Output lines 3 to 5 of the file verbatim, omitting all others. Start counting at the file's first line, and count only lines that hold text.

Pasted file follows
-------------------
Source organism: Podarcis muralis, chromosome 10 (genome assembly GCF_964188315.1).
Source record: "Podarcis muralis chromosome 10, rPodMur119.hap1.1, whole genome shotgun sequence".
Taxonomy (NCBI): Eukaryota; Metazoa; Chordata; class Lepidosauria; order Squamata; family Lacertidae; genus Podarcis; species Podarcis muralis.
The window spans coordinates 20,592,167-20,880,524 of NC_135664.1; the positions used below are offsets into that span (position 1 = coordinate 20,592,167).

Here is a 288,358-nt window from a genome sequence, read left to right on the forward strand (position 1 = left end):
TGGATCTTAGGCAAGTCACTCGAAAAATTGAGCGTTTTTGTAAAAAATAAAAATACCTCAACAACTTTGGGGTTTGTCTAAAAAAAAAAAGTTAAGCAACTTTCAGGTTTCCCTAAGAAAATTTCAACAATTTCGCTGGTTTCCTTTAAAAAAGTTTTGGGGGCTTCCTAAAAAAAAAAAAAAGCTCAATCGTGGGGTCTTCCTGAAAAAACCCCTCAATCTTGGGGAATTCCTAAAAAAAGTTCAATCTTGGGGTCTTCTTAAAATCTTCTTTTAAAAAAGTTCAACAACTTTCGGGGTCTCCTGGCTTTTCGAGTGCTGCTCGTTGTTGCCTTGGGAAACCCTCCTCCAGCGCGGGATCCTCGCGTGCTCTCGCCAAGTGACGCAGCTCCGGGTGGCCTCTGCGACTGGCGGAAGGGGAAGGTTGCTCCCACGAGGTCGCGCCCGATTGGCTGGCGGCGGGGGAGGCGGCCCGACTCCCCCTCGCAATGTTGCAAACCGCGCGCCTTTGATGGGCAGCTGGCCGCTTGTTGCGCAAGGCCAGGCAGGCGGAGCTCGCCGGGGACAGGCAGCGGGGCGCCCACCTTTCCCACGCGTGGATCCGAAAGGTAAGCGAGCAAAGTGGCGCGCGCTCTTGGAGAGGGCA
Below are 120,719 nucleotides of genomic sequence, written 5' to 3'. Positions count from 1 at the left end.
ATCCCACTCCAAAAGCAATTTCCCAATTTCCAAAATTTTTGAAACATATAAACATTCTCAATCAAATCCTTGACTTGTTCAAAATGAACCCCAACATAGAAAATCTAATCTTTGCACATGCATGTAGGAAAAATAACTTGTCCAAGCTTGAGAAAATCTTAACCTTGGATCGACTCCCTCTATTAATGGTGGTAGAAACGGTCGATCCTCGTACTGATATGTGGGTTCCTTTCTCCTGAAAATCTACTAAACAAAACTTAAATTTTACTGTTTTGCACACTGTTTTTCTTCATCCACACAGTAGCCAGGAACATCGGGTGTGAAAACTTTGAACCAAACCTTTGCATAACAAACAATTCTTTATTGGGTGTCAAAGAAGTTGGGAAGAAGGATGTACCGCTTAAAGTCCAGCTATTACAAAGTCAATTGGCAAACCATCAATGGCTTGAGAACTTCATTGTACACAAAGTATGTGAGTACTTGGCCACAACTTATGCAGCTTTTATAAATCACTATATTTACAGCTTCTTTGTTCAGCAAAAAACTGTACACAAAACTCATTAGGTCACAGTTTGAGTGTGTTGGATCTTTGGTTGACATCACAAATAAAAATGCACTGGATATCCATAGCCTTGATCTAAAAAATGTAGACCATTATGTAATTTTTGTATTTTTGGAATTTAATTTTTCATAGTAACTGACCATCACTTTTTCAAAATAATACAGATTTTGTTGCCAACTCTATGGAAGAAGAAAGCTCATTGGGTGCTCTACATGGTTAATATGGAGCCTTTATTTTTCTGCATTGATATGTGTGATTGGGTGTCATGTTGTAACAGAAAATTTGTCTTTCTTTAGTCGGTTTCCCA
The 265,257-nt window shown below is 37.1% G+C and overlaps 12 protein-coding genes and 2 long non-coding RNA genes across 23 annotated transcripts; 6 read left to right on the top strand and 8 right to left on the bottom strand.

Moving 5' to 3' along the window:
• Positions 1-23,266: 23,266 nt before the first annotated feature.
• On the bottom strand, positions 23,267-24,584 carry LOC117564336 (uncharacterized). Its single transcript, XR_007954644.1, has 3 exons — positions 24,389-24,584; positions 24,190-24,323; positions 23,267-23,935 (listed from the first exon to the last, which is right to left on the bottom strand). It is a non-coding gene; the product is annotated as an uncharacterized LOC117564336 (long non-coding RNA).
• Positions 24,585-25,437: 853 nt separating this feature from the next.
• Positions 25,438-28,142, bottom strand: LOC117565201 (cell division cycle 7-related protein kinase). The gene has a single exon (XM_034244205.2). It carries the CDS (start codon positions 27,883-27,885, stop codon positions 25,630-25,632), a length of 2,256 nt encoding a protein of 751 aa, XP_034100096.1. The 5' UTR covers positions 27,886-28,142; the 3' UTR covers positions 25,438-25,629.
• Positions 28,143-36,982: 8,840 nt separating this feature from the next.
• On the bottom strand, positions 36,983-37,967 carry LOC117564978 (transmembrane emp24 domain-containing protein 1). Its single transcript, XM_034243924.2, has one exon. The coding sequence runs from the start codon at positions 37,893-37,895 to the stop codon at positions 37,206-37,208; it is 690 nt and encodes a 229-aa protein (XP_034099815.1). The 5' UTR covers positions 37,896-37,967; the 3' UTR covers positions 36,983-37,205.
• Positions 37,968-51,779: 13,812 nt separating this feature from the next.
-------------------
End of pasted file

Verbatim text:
Taxonomy (NCBI): Eukaryota; Metazoa; Chordata; class Lepidosauria; order Squamata; family Lacertidae; genus Podarcis; species Podarcis muralis.
The window spans coordinates 20,592,167-20,880,524 of NC_135664.1; the positions used below are offsets into that span (position 1 = coordinate 20,592,167).

Here is a 288,358-nt window from a genome sequence, read left to right on the forward strand (position 1 = left end):